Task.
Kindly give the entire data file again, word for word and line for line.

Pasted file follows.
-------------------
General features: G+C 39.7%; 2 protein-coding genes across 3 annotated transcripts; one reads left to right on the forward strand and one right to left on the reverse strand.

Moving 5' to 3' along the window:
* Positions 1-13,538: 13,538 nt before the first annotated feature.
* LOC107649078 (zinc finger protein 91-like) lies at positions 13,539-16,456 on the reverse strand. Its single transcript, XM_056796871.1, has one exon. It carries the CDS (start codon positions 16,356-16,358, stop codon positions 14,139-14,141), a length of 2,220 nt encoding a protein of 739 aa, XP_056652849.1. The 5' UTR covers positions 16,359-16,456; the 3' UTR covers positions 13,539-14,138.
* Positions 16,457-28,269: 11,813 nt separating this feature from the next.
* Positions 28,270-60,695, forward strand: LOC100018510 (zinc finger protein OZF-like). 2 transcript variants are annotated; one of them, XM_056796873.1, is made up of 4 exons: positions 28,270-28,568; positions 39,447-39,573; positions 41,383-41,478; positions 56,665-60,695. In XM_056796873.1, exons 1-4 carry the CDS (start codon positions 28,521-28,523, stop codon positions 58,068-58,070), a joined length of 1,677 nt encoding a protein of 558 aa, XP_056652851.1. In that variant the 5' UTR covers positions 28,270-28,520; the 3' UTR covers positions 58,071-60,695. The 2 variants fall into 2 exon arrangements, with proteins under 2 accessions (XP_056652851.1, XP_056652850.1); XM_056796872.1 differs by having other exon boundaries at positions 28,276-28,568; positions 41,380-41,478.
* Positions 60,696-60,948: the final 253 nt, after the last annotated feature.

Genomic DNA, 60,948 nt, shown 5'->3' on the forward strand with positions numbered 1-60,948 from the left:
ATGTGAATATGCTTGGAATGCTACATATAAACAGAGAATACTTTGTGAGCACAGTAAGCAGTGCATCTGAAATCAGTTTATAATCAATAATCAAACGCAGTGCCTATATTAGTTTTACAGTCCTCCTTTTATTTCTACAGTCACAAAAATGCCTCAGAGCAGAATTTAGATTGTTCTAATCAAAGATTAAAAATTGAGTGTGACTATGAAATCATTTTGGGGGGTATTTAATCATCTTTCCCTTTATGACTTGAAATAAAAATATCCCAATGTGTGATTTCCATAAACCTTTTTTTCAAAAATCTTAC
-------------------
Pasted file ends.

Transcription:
General features: G+C 39.7%; 2 protein-coding genes across 3 annotated transcripts; one reads left to right on the forward strand and one right to left on the reverse strand.

Moving 5' to 3' along the window:
* Positions 1-13,538: 13,538 nt before the first annotated feature.
* LOC107649078 (zinc finger protein 91-like) lies at positions 13,539-16,456 on the reverse strand. Its single transcript, XM_056796871.1, has one exon. It carries the CDS (start codon positions 16,356-16,358, stop codon positions 14,139-14,141), a length of 2,220 nt encoding a protein of 739 aa, XP_056652849.1. The 5' UTR covers positions 16,359-16,456; the 3' UTR covers positions 13,539-14,138.
* Positions 16,457-28,269: 11,813 nt separating this feature from the next.
* Positions 28,270-60,695, forward strand: LOC100018510 (zinc finger protein OZF-like). 2 transcript variants are annotated; one of them, XM_056796873.1, is made up of 4 exons: positions 28,270-28,568; positions 39,447-39,573; positions 41,383-41,478; positions 56,665-60,695. In XM_056796873.1, exons 1-4 carry the CDS (start codon positions 28,521-28,523, stop codon positions 58,068-58,070), a joined length of 1,677 nt encoding a protein of 558 aa, XP_056652851.1. In that variant the 5' UTR covers positions 28,270-28,520; the 3' UTR covers positions 58,071-60,695. The 2 variants fall into 2 exon arrangements, with proteins under 2 accessions (XP_056652851.1, XP_056652850.1); XM_056796872.1 differs by having other exon boundaries at positions 28,276-28,568; positions 41,380-41,478.
* Positions 60,696-60,948: the final 253 nt, after the last annotated feature.

Genomic DNA, 60,948 nt, shown 5'->3' on the forward strand with positions numbered 1-60,948 from the left:
ATGTGAATATGCTTGGAATGCTACATATAAACAGAGAATACTTTGTGAGCACAGTAAGCAGTGCATCTGAAATCAGTTTATAATCAATAATCAAACGCAGTGCCTATATTAGTTTTACAGTCCTCCTTTTATTTCTACAGTCACAAAAATGCCTCAGAGCAGAATTTAGATTGTTCTAATCAAAGATTAAAAATTGAGTGTGACTATGAAATCATTTTGGGGGGTATTTAATCATCTTTCCCTTTATGACTTGAAATAAAAATATCCCAATGTGTGATTTCCATAAACCTTTTTTTCAAAAATCTTAC